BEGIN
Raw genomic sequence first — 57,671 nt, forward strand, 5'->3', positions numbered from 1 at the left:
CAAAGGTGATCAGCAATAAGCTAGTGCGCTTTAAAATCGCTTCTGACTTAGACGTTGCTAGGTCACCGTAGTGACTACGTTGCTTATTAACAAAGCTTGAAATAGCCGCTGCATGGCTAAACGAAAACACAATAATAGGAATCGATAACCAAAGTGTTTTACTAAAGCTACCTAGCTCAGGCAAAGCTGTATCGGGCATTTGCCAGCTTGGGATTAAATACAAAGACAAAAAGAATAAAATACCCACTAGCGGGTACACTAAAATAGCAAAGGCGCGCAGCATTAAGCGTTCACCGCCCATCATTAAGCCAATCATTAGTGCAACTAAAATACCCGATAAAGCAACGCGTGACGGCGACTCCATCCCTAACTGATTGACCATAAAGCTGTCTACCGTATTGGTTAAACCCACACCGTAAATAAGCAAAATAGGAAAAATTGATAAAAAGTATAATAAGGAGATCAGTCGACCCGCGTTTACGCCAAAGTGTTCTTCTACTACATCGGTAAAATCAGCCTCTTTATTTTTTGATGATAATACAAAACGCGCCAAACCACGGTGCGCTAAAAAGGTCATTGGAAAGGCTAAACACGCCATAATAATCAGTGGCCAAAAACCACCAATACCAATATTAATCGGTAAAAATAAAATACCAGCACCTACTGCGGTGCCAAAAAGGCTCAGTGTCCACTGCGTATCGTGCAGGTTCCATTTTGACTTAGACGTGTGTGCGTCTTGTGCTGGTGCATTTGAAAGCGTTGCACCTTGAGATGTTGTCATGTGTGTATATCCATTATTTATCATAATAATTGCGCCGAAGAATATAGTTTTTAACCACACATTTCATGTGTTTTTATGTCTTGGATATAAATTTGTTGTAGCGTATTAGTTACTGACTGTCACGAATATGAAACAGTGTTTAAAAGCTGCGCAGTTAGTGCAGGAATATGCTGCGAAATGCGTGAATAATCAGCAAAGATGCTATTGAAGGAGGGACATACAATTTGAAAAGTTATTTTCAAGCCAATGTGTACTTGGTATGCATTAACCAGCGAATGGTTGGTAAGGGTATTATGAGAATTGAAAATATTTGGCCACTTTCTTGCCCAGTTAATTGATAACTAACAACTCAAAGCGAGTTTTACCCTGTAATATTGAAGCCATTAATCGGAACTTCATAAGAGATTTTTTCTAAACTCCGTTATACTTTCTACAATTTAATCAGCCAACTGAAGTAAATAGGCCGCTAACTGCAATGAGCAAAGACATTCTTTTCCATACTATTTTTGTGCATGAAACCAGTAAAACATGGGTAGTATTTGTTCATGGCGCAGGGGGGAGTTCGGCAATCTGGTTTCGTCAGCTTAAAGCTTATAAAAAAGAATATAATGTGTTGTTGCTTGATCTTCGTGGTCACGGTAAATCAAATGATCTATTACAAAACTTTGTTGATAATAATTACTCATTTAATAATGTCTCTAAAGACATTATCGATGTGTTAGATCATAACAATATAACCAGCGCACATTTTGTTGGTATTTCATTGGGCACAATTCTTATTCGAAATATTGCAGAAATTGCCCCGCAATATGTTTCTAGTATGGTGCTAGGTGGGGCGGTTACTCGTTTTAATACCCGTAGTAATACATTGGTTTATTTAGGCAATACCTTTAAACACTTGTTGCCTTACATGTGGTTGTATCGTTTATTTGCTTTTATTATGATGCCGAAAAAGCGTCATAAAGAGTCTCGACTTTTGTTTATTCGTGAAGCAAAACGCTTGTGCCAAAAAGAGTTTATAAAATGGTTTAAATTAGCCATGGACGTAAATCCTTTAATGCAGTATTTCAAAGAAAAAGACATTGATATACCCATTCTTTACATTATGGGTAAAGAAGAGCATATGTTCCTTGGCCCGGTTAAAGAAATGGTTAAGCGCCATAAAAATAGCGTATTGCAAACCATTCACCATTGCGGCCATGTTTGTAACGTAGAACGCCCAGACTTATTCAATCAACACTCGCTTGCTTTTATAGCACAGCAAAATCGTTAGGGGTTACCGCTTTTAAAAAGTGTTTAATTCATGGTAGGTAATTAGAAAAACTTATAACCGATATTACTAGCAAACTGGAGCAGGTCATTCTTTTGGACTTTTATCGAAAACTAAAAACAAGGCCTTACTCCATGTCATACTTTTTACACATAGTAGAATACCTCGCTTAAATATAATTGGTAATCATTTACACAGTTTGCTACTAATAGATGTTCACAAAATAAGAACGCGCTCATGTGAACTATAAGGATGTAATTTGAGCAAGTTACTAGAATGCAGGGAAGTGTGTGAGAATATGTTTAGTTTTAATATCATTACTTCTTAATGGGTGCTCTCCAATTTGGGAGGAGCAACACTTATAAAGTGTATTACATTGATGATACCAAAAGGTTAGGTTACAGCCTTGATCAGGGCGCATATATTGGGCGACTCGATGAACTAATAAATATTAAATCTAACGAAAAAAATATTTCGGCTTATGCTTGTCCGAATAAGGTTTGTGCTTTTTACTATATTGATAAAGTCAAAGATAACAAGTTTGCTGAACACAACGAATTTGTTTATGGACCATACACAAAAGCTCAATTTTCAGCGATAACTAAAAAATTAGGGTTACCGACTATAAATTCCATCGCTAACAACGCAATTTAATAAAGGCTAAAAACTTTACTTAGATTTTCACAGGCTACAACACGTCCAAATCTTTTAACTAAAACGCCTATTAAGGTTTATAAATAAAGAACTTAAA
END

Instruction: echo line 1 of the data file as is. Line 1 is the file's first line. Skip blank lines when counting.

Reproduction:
Raw genomic sequence first — 57,671 nt, forward strand, 5'->3', positions numbered from 1 at the left: